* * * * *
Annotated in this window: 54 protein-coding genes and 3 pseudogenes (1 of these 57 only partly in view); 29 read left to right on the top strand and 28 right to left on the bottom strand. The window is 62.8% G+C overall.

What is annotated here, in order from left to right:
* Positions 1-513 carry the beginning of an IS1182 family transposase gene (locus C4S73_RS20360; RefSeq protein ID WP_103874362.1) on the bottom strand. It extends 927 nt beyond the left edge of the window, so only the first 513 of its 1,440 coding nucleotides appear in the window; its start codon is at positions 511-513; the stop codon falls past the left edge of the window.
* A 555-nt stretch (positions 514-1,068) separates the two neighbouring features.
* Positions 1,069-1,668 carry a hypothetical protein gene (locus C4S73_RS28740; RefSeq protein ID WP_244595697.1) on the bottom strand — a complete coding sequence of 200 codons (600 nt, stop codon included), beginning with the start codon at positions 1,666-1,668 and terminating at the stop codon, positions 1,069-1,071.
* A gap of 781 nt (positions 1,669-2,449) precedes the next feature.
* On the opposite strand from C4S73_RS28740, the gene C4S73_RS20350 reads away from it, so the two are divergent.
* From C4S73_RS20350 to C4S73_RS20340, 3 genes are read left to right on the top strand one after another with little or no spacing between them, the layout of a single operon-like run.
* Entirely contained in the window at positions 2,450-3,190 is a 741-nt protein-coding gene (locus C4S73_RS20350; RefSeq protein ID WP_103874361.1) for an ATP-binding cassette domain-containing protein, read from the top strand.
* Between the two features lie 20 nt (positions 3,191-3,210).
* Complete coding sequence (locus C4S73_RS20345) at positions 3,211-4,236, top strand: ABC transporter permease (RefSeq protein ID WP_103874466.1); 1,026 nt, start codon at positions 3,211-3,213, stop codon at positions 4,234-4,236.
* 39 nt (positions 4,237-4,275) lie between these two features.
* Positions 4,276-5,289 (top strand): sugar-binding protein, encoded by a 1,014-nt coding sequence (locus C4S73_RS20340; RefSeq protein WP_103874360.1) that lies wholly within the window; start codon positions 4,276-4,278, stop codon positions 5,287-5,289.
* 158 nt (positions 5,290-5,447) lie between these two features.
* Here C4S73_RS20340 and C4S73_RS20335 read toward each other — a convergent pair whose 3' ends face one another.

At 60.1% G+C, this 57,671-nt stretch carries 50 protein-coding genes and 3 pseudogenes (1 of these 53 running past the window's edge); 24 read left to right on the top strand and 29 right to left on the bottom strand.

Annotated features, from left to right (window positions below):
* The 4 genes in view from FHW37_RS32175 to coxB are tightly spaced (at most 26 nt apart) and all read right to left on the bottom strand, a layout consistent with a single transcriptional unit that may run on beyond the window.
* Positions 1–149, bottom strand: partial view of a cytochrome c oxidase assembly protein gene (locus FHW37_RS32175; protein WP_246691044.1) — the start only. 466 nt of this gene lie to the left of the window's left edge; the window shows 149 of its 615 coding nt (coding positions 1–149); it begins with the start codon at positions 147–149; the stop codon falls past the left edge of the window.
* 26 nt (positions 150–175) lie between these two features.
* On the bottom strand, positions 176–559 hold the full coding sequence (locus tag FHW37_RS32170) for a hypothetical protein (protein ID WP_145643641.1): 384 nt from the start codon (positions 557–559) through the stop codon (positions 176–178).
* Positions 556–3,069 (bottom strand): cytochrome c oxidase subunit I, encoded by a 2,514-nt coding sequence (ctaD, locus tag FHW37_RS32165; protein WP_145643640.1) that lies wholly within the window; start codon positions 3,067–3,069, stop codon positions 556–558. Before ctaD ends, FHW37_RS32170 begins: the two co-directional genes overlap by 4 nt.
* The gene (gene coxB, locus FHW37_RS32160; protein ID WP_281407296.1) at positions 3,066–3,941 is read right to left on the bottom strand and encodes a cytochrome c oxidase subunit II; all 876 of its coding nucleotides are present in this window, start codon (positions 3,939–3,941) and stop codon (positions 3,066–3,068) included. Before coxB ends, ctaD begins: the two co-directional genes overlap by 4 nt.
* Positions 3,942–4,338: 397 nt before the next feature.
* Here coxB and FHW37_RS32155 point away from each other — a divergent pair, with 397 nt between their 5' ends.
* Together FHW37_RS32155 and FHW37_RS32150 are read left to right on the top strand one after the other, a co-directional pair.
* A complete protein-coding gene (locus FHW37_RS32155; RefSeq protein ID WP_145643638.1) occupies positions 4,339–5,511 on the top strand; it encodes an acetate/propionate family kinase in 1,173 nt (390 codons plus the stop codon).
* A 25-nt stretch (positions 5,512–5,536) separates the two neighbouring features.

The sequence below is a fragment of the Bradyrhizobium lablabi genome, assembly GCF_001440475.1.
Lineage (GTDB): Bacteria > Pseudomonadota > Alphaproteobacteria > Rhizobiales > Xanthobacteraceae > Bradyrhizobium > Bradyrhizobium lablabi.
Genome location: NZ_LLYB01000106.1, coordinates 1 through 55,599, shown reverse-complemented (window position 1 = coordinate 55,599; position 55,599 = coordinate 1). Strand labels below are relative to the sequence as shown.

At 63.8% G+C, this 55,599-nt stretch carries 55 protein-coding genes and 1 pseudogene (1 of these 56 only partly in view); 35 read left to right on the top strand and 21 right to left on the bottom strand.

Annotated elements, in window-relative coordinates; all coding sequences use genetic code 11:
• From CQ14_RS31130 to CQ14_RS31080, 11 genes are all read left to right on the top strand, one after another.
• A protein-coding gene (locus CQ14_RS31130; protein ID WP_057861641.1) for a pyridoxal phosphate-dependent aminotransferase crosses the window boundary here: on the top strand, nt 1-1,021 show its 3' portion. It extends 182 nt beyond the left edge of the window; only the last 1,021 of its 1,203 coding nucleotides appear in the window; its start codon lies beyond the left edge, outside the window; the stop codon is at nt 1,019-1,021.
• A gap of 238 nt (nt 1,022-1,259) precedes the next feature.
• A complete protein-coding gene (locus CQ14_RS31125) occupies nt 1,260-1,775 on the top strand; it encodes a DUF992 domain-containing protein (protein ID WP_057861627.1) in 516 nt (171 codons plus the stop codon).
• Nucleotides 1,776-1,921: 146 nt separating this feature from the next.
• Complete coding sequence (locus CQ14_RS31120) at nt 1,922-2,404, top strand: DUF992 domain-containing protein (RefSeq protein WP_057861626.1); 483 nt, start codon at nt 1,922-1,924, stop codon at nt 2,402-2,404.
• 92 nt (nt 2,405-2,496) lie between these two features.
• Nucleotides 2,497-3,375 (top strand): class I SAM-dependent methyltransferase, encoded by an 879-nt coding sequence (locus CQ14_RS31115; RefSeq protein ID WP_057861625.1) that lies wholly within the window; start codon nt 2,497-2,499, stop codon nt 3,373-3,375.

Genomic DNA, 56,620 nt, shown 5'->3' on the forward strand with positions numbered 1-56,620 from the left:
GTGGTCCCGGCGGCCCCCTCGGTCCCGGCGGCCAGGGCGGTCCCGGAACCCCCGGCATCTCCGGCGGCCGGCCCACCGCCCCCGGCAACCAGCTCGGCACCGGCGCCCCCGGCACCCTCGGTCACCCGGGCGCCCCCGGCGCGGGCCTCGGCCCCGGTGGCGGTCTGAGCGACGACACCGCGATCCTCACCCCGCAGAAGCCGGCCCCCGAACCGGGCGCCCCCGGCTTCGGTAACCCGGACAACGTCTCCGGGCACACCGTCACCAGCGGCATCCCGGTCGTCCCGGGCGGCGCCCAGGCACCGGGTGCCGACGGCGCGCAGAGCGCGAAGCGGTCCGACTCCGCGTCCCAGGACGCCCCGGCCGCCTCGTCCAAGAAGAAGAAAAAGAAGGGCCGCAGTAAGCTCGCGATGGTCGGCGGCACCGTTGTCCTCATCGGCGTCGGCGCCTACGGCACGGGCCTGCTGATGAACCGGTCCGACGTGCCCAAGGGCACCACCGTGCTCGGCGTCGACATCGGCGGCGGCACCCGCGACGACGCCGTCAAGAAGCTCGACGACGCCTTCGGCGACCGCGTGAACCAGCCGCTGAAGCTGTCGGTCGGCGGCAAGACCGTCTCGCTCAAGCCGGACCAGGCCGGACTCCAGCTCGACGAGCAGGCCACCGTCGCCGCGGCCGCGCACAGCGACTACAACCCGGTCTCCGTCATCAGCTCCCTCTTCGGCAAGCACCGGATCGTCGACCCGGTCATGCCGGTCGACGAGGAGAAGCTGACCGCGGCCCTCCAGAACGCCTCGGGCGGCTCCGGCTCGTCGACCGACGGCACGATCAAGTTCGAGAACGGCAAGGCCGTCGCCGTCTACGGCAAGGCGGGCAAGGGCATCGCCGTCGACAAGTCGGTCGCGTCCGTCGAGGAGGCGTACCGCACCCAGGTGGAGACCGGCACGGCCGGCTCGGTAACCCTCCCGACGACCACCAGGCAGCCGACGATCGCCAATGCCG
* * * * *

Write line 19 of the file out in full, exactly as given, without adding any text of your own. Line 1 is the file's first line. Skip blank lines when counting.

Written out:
* Positions 1–149, bottom strand: partial view of a cytochrome c oxidase assembly protein gene (locus FHW37_RS32175; protein WP_246691044.1) — the start only. 466 nt of this gene lie to the left of the window's left edge; the window shows 149 of its 615 coding nt (coding positions 1–149); it begins with the start codon at positions 147–149; the stop codon falls past the left edge of the window.